Edmonia Lewis
Edmonia Lewis pic

Edmonia Lewis

In an era where the public's perception of statues and sculptures is evolving, it's a breath of fresh air to uncover the remarkable work of Edmonia Lewis.

A 19th-century African American female sculptor, she defied the odds and achieved international acclaim during a time when slavery was still legal.

Mary Edmonia Lewis, also known as “Wildfire”, was born free on 4th July 1844, in Albany, New York, to an African American father and Chippewa Indian mother. Edmonia lost both her parents at a young age and was brought up by her mother’s family, where she was given her Indian name, Wildfire. She also received a college education, mainly because her brother, who was called Sunrise, was a professional gold miner, enabling him to finance her college fees.

Unsurprisingly, most of the early sculptures by Edmonia Lewis are of abolitionists, one of which - featuring Colonel Robert Gould Shaw – made her enough money to travel to Rome, where she studied classical sculpture. She converted to Catholicism and started producing devotional pieces mainly in marble, leading to her talents becoming even better known in Europe. Her works often depicted themes of freedom, faith, and social justice, reflecting her personal experiences and the turbulent times she lived in.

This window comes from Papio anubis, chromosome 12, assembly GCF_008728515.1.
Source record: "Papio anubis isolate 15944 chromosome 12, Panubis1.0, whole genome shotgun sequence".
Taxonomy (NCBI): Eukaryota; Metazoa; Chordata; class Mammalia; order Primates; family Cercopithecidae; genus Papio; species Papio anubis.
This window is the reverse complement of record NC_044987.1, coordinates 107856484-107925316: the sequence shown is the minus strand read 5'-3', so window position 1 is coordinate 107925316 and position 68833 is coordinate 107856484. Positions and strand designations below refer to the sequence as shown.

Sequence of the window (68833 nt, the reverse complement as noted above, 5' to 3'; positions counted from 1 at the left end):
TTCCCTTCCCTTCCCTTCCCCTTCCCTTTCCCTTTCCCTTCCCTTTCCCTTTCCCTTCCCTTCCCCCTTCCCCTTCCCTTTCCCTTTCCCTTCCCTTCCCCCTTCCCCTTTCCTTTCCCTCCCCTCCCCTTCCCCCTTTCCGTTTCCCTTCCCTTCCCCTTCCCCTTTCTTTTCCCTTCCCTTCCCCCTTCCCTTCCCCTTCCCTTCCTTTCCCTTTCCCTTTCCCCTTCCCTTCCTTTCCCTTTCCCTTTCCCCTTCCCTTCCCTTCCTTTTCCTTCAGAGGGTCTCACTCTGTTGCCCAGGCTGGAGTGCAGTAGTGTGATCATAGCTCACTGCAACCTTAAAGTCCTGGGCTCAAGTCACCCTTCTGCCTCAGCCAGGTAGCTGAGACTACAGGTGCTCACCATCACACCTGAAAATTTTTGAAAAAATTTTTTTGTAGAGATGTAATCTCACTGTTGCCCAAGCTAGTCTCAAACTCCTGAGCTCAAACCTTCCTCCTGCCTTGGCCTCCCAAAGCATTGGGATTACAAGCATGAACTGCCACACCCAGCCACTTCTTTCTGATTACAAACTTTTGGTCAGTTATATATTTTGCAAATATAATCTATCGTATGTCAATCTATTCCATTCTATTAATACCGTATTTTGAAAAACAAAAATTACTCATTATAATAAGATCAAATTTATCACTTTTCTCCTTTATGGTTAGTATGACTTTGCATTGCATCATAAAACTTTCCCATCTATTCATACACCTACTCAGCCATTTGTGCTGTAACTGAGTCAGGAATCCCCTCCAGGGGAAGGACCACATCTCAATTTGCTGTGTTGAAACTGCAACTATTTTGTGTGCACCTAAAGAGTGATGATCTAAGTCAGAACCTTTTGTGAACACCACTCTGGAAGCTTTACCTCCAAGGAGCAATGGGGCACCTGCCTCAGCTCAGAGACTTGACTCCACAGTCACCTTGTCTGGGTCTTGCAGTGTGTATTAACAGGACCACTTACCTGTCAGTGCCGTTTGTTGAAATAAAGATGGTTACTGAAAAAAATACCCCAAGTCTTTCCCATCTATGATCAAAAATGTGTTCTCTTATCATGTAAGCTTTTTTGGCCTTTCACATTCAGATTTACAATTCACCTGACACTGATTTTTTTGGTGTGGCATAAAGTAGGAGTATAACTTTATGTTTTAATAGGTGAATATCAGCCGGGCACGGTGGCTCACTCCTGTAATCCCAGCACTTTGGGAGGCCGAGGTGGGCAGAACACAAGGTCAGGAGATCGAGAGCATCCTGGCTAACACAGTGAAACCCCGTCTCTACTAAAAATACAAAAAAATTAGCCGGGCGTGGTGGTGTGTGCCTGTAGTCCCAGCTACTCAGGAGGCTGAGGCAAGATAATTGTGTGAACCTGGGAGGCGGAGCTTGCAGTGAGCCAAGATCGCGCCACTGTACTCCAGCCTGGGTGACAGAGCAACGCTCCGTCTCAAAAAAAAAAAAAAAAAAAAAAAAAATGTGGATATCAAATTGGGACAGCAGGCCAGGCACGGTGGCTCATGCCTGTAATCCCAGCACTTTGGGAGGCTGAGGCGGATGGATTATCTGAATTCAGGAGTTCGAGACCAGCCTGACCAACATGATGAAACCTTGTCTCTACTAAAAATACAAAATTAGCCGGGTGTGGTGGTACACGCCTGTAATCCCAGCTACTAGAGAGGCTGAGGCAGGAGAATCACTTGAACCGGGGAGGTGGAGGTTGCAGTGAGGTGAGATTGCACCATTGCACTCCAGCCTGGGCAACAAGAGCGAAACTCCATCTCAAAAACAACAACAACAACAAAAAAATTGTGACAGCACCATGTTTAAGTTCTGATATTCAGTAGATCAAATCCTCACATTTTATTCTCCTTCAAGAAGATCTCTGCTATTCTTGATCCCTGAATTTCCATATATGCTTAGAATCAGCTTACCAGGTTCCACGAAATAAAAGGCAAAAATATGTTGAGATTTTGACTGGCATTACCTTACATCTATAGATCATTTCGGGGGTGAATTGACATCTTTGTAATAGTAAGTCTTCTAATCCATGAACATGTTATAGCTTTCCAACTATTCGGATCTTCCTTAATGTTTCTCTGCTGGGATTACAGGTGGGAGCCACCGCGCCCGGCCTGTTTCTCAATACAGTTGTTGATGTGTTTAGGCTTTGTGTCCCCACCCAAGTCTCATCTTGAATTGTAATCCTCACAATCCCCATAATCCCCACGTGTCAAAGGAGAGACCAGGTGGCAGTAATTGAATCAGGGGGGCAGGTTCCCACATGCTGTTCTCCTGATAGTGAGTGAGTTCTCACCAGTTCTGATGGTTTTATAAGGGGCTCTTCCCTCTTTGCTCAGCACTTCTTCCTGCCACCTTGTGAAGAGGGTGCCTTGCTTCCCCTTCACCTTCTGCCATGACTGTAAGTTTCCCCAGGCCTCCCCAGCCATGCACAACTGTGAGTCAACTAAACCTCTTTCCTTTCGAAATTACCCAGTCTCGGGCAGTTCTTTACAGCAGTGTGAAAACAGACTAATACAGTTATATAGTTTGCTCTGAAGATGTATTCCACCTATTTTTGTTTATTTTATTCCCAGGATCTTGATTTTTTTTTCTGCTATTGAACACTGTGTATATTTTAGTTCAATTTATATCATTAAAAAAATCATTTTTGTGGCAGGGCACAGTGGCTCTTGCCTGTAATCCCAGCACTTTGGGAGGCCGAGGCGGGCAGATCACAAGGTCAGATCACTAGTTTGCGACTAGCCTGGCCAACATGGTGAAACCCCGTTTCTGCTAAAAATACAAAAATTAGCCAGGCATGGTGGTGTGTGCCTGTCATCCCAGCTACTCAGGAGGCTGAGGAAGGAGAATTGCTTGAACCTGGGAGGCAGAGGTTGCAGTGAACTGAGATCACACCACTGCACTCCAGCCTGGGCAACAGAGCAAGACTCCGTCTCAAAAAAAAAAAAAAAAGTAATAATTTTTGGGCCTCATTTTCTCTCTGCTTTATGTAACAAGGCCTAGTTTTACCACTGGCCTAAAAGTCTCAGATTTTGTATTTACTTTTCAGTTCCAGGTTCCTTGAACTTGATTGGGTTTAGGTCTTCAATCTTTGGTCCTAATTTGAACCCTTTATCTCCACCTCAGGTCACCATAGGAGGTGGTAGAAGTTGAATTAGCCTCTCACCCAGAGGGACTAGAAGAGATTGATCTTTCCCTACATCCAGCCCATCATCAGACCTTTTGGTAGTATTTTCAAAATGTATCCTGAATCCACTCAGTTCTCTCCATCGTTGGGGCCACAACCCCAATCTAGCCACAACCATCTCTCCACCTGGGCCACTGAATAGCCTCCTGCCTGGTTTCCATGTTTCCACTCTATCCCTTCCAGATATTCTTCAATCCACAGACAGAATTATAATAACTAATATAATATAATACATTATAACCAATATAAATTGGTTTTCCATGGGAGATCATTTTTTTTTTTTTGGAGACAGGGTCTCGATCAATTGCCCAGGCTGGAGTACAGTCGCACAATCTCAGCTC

Edmonia would spend the next three decades travelling between the US, Rome, and Paris, enhancing her reputation with pieces like Forever Free, Madonna and Child and the two-ton sculpture The Death of Cleopatra.

In 1901, after spending five years in Paris, Edmonia Lewis moved to London, eventually setting up a home at 154 Blythe Road, Hammersmith, a location that will now be forever marked by her blue heritage plaque. The plaque is prominently displayed on the exterior of the house, ensuring its visibility to all passersby. Much of her work is now on display in museums around the world, including the Smithsonian Institute in Washington.

To celebrate the 115th anniversary of Edmonia Lewis’s time in the UK, a blue heritage plaque was installed on her former home in Hammersmith by the Nubian Jak Community Trust.

Location: 154 Blythe Road, Hammersmith, London, W14 0HD

Dr Jak Beula, CEO of Nubian Jak Community Trust, said: "A new generation is rediscovering the magic and majesty of Edmonia’s marbles. Early this year, Edmonia was featured on a US stamp, and the Nubian Jak Community Trust is delighted to honour them with a blue plaque close to the 115th anniversary of her passing in London.”

Cllr Sharon Holder, Cabinet Member for Public Realm, said: “Hammersmith & Fulham, in partnership with the Nubian Jack Community Trust, are delighted to install a commemorate plaque for Edmonia Lewis in the borough. This is part of the council’s wider programme to diversify our public realm by visibly celebrating the borough’s Black heritage and history in a proactive way.” /p>